Sometimes you may feel burdened, angry and depressed. Supporting your loved one is not easy at times. It can take a toll on your health. While you may have patience, it can run thin at times.
Use the following tips to help support living with someone with PTSD:
- Keep your routines as normal as possible
- Where you need to create new routines, structure them so it gives your loved one a sense of security
- Become educated about PTSD.
- Encourage your partner to seek professional help.
- Avoid making all the decisions in your relationship. Instead allow your partner to make judgments and decisions they are comfortable with.
- When your partner tells you something difficult to hear, keep your reaction neutral or positive.
- Give both of you space when you feel a situation may become intense. Make sure you have a trusted support network to talk to when you need it.
- Be aware of your own stress levels and make sure you look after yourself as well.
- To help you and your partner deal with flashbacks, learn effective methods and techniques such as breathing to help you both get through them.
- When your partner loses their temper remain calm but be sure to protect yourself.
- Make yourself available when your partner needs to talk about the trauma they have been through. Even consider seeing a professional mental health specialist together.
- Be empathetic to what your partner went through and how they are feeling. Remember it is not your partner’s fault that they have to deal with trauma and developed PTSD. They never asked for it.
- Keep in mind everyone reacts differently to trauma.
- Understand your partner’s triggers.
- When your partner struggles with negative thoughts or self-image, try reaffirming your commitment and love to build their confidence using positive reinforcement. Ask them what they need to feel better.
- Seek out good tips to help your partner to express their frustration and anger in healthy ways. You may also need to seek help to find ways to handle your partner’s angry outbursts
It is possible to manage PTSD so you and your partner live a relatively normal life. While you cannot force them to seek help, you can encourage them and offer to support them by going with them. But you may also need help and so may other family members if you are not coping.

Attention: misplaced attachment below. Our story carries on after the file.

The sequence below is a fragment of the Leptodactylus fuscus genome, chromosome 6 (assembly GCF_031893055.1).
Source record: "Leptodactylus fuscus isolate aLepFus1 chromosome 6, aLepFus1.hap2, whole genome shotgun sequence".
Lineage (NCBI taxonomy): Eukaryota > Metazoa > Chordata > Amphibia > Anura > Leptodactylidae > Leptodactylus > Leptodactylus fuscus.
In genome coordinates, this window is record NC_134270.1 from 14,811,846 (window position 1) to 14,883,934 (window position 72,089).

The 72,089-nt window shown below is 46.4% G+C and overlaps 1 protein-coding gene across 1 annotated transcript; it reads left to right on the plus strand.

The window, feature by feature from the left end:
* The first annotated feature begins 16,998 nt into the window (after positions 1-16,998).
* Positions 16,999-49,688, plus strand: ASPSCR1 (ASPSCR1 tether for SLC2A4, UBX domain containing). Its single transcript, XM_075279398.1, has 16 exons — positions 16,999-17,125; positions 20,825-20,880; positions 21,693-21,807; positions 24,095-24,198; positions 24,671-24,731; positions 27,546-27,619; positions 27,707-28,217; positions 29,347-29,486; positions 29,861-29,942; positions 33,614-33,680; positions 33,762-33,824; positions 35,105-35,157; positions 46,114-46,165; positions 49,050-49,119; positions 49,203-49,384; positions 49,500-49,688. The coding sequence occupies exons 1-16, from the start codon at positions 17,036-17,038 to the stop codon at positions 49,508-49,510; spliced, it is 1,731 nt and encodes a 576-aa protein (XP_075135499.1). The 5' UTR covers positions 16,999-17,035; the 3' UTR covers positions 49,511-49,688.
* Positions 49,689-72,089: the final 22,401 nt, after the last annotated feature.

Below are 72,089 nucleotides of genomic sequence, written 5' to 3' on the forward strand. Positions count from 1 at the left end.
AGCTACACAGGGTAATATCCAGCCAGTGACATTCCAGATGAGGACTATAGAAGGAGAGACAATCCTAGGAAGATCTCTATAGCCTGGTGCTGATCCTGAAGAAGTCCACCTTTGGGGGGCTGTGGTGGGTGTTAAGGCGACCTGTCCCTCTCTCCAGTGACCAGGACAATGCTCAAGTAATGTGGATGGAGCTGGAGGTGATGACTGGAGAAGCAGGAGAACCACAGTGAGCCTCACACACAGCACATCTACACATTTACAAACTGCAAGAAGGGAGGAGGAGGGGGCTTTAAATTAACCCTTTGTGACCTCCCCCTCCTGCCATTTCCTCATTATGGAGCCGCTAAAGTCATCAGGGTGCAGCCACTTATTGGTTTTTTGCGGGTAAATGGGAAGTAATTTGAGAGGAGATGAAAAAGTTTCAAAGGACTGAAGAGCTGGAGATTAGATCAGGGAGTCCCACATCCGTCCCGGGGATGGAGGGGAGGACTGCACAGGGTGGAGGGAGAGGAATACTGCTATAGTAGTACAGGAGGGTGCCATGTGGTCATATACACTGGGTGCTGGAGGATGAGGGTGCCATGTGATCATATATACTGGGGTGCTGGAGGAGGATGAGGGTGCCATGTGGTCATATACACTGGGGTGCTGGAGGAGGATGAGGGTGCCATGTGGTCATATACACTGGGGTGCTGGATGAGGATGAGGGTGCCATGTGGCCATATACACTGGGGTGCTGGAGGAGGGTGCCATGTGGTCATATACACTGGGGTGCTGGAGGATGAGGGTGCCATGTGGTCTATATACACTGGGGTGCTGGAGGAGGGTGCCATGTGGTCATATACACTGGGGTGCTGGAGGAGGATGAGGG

Remember that your loved one does not mean to behave the way they do after a traumatic event. But you are not to blame either. Supporting someone you love does not mean you have to accept any actions or behaviour that puts you and other family members at risk.
Blissiree Pty Ltd
Overcoming PTSD can be difficult. It can affect all parts of your partner’s life and your relationship. When you are living with a loved one trying to deal with trauma, it can be incredibly challenging to your relationship and hard on you too.
When your worrying is out of control or if your partner has become abusive and you are walking on eggshells, you may benefit from seeking professional help. If you do not prioritise treatment, it may continue to escalate. Until you do something to help change the way you are coping, your partner’s PTSD will continue to negatively impact your life.
The Blissiree Pty Ltd is pioneering a new technique. A natural treatment that may assist you cope with the symptoms and triggers of PTSD . It only requires for you to relax. Highly trained facilitators help you learn to recognise the triggers and how to manage them. This may help you take back control of your life. And you may notice an improvement after the first session. With some simple changes to your life, and with practice, you can learn to cope better with your partner’s PTSD symptoms. Before you give up in frustration and if you develop anxiety or depression, it is time to look after yourself so you can take good care of your loved one. Time to do something positive to turn how you feel and are coping around. Seek help. Take back control. You do not have to go through it alone. The sooner you get help, the sooner you can start taking good care of your mental health. And get back to enjoying life.
If living with someone dealing with PTSD causes them or you to struggle with everyday life, reach out to our professionals. When you are not coping, contact us. We can talk to you about how to get your lives back on track. But if you or your partner reach a crisis point, call us immediately. We are here to support you.
We can work with you over the phone, via Skype or in our Spas. Book in today for my special introductory offer for just $49 (private health rebates apply) so you learn to control what worries you. We aim to help you cope with any mental health challenges and the anxiety that affects your life. Our facilitators may alleviate the effects of PTSD so you start to take back control and enjoy life again.
Let me Help Alleviate the Effects of Post-traumatic Stress Disorder
My Emotional Empowerment Program has helped many people for more than a decade. My aim is to help you manage and cope with the stresses and challenges that come with living with someone dealing with PTSD. I can help you both so you start to see there is a way to get past what you both are experiencing. It can give you a new hope for the future together. A future filled with happiness, peace and contentment in weeks not years.
Book a free 25-minute Telehealth Consultation with Blissiree Pty Ltd founder, Terri Bowman. Or discover a seamless way that may help you manage your emotional and mental health by becoming a member. It will give you access to more than 75 audio programs that may help you to live an inspired life.
What are you waiting for? Try us now. You have nothing to lose.